In February, Houston-based Landmark Aviation announced the acquisition of the Odyssey Aviation chain of five fixed base operations — at Cincinnati; Chicago; Asheville, NC; Charleston; Lafayette, LA; and New Orleans. The move followed the December buyout of DB Aviation at Waukegan, north of Chicago. Landmark, now with 47 locations in the U.S., Canada, and Europe, is back on the FBO buying circuit, explains president and CEO Dan Bucaro.
Recently, airport business interviewed Bucaro to discuss the state of the FBO business and Landmark Aviation’s role in the marketplace. Following are edited excerpts ...
airport business: How would you characterize the FBO business today, following what some would call the hell of the past two years?
Bucaro: Yeah, it was hell, wasn’t it? I would say it has definitely stabilized; we’re seeing improvements in every category. For us that means our FBO business; our charter management business; and our MRO [maintenance/repair/overhaul] business are all performing better than last year at this time. Those are encouraging things. Clearly, they’re not back to 2007 levels. But it’s certainly an improvement from where we were coming from.
ab: Is there any particular segment that appears stronger than the others?
Bucaro: The MRO side is probably the laggard, at least for us. But you have to remember it’s not our major business.
ab: Would you agree that it is a changed industry today?
Bucaro: I think we’re just cautious; the industry is cautious about getting ahead of itself. Clearly, we all went through hell and nobody is going to forget that anytime soon. We’re not going to let our cost structure get out of hand. We’re not going to do things that put us in a position where if there is another slowdown, we have major issues. I think we’re optimistic about 2011-12, but not overly optimistic. It’s a realistic view that things are going to continue to get better, and they’re going to slowly get better.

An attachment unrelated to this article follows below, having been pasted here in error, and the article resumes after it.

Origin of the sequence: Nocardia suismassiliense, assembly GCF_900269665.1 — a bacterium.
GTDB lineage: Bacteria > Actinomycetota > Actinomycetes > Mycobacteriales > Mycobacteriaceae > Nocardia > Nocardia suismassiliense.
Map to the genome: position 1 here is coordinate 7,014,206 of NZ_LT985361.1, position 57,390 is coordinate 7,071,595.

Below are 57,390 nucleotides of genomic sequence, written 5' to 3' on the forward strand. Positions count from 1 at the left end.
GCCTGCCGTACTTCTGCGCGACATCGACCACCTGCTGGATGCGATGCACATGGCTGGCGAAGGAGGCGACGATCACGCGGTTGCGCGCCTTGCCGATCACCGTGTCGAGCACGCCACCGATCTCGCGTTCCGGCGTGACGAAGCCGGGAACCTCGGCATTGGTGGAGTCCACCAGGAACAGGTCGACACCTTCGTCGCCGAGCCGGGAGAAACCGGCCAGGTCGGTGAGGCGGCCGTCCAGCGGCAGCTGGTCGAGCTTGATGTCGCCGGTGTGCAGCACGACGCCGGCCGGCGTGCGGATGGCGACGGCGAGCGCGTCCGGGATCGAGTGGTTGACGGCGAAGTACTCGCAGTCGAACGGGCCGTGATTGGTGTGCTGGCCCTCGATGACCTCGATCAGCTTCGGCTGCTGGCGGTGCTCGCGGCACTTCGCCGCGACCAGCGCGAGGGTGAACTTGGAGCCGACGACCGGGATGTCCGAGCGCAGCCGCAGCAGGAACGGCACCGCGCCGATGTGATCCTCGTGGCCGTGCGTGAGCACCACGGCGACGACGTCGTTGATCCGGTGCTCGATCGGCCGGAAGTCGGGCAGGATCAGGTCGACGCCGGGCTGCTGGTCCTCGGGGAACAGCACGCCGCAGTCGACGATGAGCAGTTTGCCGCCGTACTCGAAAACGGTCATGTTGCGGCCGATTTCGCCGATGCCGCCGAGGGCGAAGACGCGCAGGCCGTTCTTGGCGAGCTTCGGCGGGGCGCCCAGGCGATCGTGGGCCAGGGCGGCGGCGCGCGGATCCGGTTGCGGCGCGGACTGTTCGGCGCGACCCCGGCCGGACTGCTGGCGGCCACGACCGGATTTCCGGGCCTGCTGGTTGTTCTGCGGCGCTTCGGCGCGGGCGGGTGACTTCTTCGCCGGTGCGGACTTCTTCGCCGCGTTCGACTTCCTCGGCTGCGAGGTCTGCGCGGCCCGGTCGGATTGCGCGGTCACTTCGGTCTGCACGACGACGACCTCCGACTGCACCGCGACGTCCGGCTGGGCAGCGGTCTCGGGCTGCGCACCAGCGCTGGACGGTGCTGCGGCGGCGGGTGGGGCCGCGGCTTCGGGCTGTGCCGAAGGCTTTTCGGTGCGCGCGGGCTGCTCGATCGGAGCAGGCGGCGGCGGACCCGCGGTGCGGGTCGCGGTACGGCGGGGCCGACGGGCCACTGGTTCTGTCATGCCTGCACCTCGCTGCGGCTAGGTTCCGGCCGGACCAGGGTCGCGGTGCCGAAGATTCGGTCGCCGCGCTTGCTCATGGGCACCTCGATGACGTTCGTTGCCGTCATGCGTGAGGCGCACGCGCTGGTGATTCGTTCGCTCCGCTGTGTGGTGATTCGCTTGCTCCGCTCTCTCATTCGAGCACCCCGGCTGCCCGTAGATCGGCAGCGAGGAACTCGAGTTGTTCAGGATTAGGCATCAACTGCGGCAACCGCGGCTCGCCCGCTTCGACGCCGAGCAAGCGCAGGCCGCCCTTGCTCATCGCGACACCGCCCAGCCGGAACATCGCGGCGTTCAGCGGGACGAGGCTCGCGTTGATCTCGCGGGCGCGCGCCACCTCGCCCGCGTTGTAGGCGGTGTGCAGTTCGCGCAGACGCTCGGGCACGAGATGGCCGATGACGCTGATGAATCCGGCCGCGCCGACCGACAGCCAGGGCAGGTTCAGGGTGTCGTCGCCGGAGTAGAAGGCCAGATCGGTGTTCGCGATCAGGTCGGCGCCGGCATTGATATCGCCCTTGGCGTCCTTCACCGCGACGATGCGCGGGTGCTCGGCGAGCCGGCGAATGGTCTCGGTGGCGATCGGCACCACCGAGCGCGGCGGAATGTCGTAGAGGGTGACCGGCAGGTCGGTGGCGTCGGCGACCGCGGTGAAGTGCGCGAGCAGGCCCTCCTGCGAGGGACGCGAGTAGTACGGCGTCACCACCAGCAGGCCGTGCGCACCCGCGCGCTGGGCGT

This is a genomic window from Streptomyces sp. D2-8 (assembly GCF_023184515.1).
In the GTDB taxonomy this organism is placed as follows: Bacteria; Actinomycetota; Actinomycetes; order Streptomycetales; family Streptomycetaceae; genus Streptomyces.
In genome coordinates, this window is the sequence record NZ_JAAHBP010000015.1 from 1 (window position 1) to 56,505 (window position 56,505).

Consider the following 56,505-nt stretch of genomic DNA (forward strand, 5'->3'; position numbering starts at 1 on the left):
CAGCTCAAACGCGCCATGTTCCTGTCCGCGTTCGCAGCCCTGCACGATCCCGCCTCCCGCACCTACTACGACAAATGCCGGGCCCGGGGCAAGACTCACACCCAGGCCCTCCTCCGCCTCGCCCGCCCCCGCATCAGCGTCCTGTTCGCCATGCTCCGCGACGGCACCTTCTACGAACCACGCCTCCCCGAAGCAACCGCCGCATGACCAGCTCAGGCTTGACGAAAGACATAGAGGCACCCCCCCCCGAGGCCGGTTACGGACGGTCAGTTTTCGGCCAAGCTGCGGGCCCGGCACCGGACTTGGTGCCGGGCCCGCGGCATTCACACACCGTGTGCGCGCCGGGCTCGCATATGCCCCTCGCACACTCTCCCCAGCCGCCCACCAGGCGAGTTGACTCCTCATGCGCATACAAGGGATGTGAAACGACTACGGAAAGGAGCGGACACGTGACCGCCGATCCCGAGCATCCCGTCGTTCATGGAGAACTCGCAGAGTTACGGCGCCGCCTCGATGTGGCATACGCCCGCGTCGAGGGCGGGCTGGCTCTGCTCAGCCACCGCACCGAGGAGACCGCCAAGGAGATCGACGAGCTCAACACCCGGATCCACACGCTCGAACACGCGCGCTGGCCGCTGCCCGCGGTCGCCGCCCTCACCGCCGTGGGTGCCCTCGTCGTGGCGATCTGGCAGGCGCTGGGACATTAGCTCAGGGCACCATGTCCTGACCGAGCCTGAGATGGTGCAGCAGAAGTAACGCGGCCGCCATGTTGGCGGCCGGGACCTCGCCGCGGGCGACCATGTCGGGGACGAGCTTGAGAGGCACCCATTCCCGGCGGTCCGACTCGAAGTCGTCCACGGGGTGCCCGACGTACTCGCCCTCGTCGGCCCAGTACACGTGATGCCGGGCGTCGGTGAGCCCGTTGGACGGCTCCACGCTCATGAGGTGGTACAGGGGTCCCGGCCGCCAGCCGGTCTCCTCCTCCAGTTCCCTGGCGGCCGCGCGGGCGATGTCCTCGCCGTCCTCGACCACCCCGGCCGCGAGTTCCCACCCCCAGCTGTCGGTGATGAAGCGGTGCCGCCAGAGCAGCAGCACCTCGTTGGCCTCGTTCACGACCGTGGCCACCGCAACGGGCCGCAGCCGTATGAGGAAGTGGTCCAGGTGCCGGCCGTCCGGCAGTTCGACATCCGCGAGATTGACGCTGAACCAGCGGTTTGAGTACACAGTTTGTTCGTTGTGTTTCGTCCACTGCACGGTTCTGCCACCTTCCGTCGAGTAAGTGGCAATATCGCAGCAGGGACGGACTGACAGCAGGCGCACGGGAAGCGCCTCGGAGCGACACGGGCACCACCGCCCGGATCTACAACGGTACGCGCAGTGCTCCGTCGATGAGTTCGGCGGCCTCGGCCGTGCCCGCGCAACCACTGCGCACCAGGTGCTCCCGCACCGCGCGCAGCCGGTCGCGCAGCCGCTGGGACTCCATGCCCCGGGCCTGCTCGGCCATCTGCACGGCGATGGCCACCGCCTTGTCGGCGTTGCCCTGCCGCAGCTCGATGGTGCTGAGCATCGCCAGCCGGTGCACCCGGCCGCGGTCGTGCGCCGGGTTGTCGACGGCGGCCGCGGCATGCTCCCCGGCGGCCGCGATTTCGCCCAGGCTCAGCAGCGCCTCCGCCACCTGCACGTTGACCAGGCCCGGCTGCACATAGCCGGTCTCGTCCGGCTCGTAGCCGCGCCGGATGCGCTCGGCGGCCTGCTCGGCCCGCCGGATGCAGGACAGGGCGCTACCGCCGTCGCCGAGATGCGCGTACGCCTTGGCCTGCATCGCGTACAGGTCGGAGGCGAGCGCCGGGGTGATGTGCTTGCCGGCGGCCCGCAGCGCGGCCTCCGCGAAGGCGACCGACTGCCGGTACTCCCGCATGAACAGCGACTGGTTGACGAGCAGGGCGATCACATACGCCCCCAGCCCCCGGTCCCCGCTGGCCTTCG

ab: I’ve heard many FBOs say that the downturn of 2008 forced them to rethink their businesses. Is that true of Landmark?
Bucaro: It forced you to really look internally at what you’re doing. We were pretty disciplined and, frankly, ahead of the game of cutting costs; I think we were ahead of the game of ‘stop buying’. But at the same time, I don’t think anybody could have really believed that it was going to be a 25-30 percent hit to volumes. It forced everbody to stop looking at the outside for opportunities, chasing everything in the world. You just looked internally to see what you had to do to survive. That’s what we had to do. We did it; it wasn’t pleasant.
ab: It appears that the acquisition of DB Aviation was a signal that Landmark is back in the ‘buy FBOs’ arena.
Bucaro: We really liked Waukegan and DB; it has all three components of our business. It’s a really good fit and gives us a presence in the Chicagoland market, which is really important. We felt like it was a great transaction at this time.
ab: Can you disclose the cost of the acquisition?
Bucaro: Even if I wanted to, I can’t; every one of our agreements has a clause that says we can’t discuss the financials. It’s one of the things about being a private company.
ab: But it would seem you can discuss the buying/selling environment around FBOs today, right?